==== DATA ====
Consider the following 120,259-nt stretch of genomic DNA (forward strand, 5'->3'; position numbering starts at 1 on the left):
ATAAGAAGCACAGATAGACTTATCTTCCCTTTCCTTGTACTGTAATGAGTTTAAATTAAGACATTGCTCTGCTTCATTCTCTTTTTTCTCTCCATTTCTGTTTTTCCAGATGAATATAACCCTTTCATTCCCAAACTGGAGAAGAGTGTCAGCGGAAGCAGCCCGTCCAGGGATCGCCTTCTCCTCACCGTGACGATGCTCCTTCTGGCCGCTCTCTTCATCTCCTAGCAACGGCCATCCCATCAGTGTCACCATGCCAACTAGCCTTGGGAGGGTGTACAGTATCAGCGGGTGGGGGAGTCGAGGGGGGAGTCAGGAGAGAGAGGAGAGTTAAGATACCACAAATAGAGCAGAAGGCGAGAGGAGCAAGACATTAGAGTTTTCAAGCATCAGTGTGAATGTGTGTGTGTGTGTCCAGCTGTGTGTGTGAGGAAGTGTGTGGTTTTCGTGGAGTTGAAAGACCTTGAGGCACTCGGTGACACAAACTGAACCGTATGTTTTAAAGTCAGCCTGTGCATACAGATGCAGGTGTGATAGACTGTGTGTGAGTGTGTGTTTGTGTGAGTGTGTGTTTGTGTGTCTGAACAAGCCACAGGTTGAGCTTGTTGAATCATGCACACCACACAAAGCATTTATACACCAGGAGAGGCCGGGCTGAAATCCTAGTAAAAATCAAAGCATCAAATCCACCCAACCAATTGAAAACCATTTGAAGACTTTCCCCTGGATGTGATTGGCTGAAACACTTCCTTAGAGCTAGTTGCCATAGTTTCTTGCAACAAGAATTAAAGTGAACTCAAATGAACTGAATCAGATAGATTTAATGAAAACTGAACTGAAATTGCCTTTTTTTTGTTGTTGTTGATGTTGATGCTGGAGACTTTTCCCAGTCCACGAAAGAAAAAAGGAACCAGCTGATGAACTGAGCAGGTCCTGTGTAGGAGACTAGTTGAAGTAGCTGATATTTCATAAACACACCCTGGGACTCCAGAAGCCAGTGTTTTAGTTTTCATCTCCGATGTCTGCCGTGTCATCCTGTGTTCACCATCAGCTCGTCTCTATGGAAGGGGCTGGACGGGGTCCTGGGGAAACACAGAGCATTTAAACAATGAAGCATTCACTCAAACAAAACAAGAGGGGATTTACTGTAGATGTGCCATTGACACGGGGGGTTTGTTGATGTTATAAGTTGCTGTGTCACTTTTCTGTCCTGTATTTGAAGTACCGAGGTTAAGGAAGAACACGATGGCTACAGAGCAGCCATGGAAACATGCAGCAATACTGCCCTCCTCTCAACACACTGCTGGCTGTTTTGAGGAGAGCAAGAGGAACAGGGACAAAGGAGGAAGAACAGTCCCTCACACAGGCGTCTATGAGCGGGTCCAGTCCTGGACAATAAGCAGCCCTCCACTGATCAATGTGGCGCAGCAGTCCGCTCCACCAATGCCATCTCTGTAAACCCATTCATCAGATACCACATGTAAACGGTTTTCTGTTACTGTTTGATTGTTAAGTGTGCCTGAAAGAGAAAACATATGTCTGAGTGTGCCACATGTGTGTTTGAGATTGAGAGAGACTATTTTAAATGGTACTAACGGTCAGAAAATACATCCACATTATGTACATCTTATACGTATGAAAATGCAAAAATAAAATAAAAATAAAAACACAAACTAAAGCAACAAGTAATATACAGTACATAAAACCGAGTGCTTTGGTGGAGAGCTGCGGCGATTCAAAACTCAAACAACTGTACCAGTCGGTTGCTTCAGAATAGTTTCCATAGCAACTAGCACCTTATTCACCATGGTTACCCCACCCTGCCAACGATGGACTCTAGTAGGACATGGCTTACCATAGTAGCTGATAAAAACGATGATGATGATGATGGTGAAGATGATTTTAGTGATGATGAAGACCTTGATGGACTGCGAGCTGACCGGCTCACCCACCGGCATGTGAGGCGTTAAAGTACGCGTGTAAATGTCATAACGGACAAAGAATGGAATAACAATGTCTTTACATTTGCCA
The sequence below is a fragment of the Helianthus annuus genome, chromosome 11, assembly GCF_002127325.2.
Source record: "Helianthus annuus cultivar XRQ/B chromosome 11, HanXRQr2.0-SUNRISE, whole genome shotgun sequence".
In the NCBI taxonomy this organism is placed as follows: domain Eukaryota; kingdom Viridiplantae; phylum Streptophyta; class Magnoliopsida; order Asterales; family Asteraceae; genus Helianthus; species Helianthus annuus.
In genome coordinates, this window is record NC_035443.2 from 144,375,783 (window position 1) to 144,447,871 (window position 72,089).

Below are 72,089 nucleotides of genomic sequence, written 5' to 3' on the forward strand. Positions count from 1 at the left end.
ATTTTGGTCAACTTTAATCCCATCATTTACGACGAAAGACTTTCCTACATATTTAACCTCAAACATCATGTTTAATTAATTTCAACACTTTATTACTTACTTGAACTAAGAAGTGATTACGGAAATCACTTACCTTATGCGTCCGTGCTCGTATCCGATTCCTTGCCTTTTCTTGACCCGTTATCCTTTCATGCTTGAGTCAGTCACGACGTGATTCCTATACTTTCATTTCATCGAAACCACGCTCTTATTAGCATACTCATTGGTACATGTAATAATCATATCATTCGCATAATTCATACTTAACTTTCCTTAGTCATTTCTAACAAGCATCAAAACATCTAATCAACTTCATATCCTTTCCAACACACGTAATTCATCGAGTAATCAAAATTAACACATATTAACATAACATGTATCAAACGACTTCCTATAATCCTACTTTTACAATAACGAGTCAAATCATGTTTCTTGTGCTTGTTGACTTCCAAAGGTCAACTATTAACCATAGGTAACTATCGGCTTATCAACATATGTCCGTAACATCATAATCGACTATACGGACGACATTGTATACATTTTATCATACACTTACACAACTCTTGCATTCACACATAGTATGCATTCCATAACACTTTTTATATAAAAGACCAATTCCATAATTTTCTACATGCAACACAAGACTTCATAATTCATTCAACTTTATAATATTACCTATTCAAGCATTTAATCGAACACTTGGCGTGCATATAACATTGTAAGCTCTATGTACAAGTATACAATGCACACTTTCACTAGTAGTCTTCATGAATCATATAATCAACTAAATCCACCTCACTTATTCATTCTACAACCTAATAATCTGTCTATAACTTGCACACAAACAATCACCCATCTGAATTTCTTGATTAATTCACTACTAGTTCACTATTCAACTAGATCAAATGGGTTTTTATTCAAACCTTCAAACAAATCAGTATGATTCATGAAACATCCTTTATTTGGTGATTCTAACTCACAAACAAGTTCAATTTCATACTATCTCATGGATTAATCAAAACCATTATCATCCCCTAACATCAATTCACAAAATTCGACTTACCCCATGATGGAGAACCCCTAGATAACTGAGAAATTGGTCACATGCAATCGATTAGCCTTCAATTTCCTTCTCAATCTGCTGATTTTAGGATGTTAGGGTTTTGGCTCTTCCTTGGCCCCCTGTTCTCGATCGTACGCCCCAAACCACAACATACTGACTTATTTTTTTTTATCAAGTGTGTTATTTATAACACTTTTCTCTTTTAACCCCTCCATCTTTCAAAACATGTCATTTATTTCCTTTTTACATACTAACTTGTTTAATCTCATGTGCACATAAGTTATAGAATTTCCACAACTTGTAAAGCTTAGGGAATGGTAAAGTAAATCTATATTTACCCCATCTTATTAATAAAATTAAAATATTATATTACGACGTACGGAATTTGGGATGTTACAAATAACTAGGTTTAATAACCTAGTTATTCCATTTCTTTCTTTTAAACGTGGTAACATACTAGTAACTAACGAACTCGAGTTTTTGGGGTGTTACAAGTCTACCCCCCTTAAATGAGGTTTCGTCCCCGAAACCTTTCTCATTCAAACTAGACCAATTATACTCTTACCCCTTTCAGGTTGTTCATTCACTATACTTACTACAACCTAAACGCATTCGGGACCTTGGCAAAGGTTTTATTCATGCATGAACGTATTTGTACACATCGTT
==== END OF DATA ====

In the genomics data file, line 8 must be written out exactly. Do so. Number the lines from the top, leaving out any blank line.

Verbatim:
ATTTTGGTCAACTTTAATCCCATCATTTACGACGAAAGACTTTCCTACATATTTAACCTCAAACATCATGTTTAATTAATTTCAACACTTTATTACTTACTTGAACTAAGAAGTGATTACGGAAATCACTTACCTTATGCGTCCGTGCTCGTATCCGATTCCTTGCCTTTTCTTGACCCGTTATCCTTTCATGCTTGAGTCAGTCACGACGTGATTCCTATACTTTCATTTCATCGAAACCACGCTCTTATTAGCATACTCATTGGTACATGTAATAATCATATCATTCGCATAATTCATACTTAACTTTCCTTAGTCATTTCTAACAAGCATCAAAACATCTAATCAACTTCATATCCTTTCCAACACACGTAATTCATCGAGTAATCAAAATTAACACATATTAACATAACATGTATCAAACGACTTCCTATAATCCTACTTTTACAATAACGAGTCAAATCATGTTTCTTGTGCTTGTTGACTTCCAAAGGTCAACTATTAACCATAGGTAACTATCGGCTTATCAACATATGTCCGTAACATCATAATCGACTATACGGACGACATTGTATACATTTTATCATACACTTACACAACTCTTGCATTCACACATAGTATGCATTCCATAACACTTTTTATATAAAAGACCAATTCCATAATTTTCTACATGCAACACAAGACTTCATAATTCATTCAACTTTATAATATTACCTATTCAAGCATTTAATCGAACACTTGGCGTGCATATAACATTGTAAGCTCTATGTACAAGTATACAATGCACACTTTCACTAGTAGTCTTCATGAATCATATAATCAACTAAATCCACCTCACTTATTCATTCTACAACCTAATAATCTGTCTATAACTTGCACACAAACAATCACCCATCTGAATTTCTTGATTAATTCACTACTAGTTCACTATTCAACTAGATCAAATGGGTTTTTATTCAAACCTTCAAACAAATCAGTATGATTCATGAAACATCCTTTATTTGGTGATTCTAACTCACAAACAAGTTCAATTTCATACTATCTCATGGATTAATCAAAACCATTATCATCCCCTAACATCAATTCACAAAATTCGACTTACCCCATGATGGAGAACCCCTAGATAACTGAGAAATTGGTCACATGCAATCGATTAGCCTTCAATTTCCTTCTCAATCTGCTGATTTTAGGATGTTAGGGTTTTGGCTCTTCCTTGGCCCCCTGTTCTCGATCGTACGCCCCAAACCACAACATACTGACTTATTTTTTTTTATCAAGTGTGTTATTTATAACACTTTTCTCTTTTAACCCCTCCATCTTTCAAAACATGTCATTTATTTCCTTTTTACATACTAACTTGTTTAATCTCATGTGCACATAAGTTATAGAATTTCCACAACTTGTAAAGCTTAGGGAATGGTAAAGTAAATCTATATTTACCCCATCTTATTAATAAAATTAAAATATTATATTACGACGTACGGAATTTGGGATGTTACAAATAACTAGGTTTAATAACCTAGTTATTCCATTTCTTTCTTTTAAACGTGGTAACATACTAGTAACTAACGAACTCGAGTTTTTGGGGTGTTACAAGTCTACCCCCCTTAAATGAGGTTTCGTCCCCGAAACCTTTCTCATTCAAACTAGACCAATTATACTCTTACCCCTTTCAGGTTGTTCATTCACTATACTTACTACAACCTAAACGCATTCGGGACCTTGGCAAAGGTTTTATTCATGCATGAACGTATTTGTACACATCGTT